Tiffin Glass has produced glassware for the American table for over a century. Originally A. J. Beatty and Sons of Tiffin, Ohio, the company merged with United States Glass Company in 1892 and became Factory R. Pressed glass was the original production line, but by 1900, blown glass was becoming increasingly popular, and Tiffin was a large producer of quality blown stemware. Tiffin produced blown glass stems with intricate etched patterns of giftware quality for the American bride and home, but black satin and Tiffin Modern are favorites with collectors. Although early Tiffin was marked only with a label, you can identify Tiffin glass by quality, color, style and shape.
Identify Tiffin glass by label. The oldest glass in the Tiffin production was marked with USG on a gold shield; later pieces were marked with the word “Tiffin” on a T in a shield label, according to a Tiffin Glass website. View a copy of a Tiffin label on the Kovels website in References.
Examine the quality. Tiffin emphasized quality glassware after 1937 and even prior to that, the Depression lines were elegant glass, not common Depression glass like Hazel-Atlas. Tiffin made Cadena, Cherokee Rose, Flanders, June Night and Fuchsia elegant etched patterns. Tiffin stems are fine quality blown glass with intricate etchings.
Learn the colors. Tiffin made transparent pink or blue stems, and made a neodymium or alexandrite glass in a color they called twilight. This dichroic glass changes color from lavender to blue in different lighting. Canary was the vaseline glass production and opal was a translucent white. Clear crystal was the majority of Tiffin stemware production. Satin glass was a mainstay for Tiffin, and canary, two shades of green, blue, pink, crystal, amberina and black were satin colors. It also made a few opaque colors, notably royal blue, amethyst and black. Pina attributes some marbled opaque pieces to Tiffin, but little additional information is available.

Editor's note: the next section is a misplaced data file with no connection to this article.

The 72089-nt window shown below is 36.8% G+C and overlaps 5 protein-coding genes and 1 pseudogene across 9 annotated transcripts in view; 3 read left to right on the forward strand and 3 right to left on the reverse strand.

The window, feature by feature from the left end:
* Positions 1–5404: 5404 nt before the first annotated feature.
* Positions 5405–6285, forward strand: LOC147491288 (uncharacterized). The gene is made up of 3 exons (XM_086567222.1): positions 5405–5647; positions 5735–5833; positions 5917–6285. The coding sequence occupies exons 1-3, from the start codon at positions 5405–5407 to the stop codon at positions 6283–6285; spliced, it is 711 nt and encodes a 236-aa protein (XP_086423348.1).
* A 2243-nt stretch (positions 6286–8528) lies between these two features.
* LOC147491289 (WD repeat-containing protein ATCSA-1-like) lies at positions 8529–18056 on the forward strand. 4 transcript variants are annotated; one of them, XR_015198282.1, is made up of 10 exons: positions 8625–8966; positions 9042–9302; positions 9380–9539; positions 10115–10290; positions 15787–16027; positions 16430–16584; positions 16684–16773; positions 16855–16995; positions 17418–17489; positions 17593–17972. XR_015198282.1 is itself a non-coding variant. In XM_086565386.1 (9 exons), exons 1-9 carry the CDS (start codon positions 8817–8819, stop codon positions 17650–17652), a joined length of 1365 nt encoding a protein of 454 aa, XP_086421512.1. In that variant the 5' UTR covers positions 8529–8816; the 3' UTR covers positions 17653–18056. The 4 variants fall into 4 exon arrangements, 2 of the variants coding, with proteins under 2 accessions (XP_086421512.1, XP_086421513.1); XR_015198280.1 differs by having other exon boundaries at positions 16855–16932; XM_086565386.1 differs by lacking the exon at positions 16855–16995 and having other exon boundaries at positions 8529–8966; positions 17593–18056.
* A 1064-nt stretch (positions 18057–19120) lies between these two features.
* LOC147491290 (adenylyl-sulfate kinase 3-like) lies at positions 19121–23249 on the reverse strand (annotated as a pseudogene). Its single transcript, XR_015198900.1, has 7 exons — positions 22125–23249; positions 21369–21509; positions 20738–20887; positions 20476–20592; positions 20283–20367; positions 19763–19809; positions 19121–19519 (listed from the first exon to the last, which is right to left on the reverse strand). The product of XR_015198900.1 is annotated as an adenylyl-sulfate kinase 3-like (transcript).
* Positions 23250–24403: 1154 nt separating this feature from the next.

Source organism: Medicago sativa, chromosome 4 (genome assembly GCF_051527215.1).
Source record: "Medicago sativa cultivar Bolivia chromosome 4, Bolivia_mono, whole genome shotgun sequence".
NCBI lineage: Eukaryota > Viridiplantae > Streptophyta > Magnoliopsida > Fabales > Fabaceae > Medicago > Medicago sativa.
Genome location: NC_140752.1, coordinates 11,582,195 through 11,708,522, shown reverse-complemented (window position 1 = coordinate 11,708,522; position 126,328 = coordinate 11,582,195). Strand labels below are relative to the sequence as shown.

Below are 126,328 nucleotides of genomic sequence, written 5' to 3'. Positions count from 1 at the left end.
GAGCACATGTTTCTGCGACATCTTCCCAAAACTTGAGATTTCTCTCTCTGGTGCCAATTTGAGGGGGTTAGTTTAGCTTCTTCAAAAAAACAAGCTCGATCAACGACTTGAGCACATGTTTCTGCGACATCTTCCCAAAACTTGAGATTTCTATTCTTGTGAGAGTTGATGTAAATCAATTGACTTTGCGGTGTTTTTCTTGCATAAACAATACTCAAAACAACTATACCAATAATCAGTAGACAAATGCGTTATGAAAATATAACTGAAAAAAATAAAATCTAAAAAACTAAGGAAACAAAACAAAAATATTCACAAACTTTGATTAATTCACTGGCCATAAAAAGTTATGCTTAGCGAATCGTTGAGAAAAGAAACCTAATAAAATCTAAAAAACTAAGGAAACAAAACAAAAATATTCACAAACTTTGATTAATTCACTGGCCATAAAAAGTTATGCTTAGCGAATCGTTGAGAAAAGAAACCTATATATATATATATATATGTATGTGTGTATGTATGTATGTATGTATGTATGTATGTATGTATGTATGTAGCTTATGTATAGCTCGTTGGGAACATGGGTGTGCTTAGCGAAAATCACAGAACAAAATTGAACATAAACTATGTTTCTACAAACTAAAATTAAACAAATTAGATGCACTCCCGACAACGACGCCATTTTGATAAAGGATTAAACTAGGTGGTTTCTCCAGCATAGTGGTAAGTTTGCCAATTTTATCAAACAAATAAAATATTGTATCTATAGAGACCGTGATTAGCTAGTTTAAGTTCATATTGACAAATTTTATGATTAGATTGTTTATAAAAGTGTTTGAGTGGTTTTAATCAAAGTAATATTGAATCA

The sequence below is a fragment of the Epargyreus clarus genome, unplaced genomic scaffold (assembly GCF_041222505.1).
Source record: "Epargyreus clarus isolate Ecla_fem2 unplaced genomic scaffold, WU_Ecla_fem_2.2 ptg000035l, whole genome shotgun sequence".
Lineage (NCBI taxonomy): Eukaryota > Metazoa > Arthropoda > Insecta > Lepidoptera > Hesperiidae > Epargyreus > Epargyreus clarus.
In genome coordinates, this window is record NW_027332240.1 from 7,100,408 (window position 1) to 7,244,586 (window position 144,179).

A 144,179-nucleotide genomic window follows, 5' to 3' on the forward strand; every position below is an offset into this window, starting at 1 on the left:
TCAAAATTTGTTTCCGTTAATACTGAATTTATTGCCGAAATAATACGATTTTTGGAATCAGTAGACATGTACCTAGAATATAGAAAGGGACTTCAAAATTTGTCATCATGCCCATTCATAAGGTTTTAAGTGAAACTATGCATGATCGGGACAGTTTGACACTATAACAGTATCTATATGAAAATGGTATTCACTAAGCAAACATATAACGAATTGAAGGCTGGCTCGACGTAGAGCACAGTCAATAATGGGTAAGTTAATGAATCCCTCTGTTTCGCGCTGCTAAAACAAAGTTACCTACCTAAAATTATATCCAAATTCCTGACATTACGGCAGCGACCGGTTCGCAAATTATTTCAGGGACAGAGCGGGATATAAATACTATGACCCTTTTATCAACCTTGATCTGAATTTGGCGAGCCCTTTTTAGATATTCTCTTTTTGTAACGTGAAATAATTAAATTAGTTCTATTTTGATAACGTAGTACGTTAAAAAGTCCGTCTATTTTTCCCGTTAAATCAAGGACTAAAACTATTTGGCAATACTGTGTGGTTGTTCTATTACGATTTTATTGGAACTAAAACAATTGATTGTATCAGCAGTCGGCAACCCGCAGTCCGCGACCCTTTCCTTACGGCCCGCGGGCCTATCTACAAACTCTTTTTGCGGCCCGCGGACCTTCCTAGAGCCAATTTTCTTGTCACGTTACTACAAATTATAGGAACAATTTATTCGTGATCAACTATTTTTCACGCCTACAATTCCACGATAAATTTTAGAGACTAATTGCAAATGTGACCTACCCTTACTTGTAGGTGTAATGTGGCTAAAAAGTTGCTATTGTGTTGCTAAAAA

Identify the styles. Tiffin produced colored glass candleholders in sturdy shapes, many with cupped bottoms. It made a dahlia vase with a cupped top and a flared one, dresser sets and perfume bottles, lily vases, bud vases and wall vases or wall pockets. Most of its production in these lines was weighty and substantial--not flimsy and fragile. Tiffin Modern production began about 1940 and this was a radical change in style. The new biomorphic or free-flowing organic shapes were a sharp contrast to the geometric and symmetrical shapes for which Tiffin had become famous. Tiffin made these beautiful art glass pieces for 20 years and this production was a significant contribution to mid-century modern glass.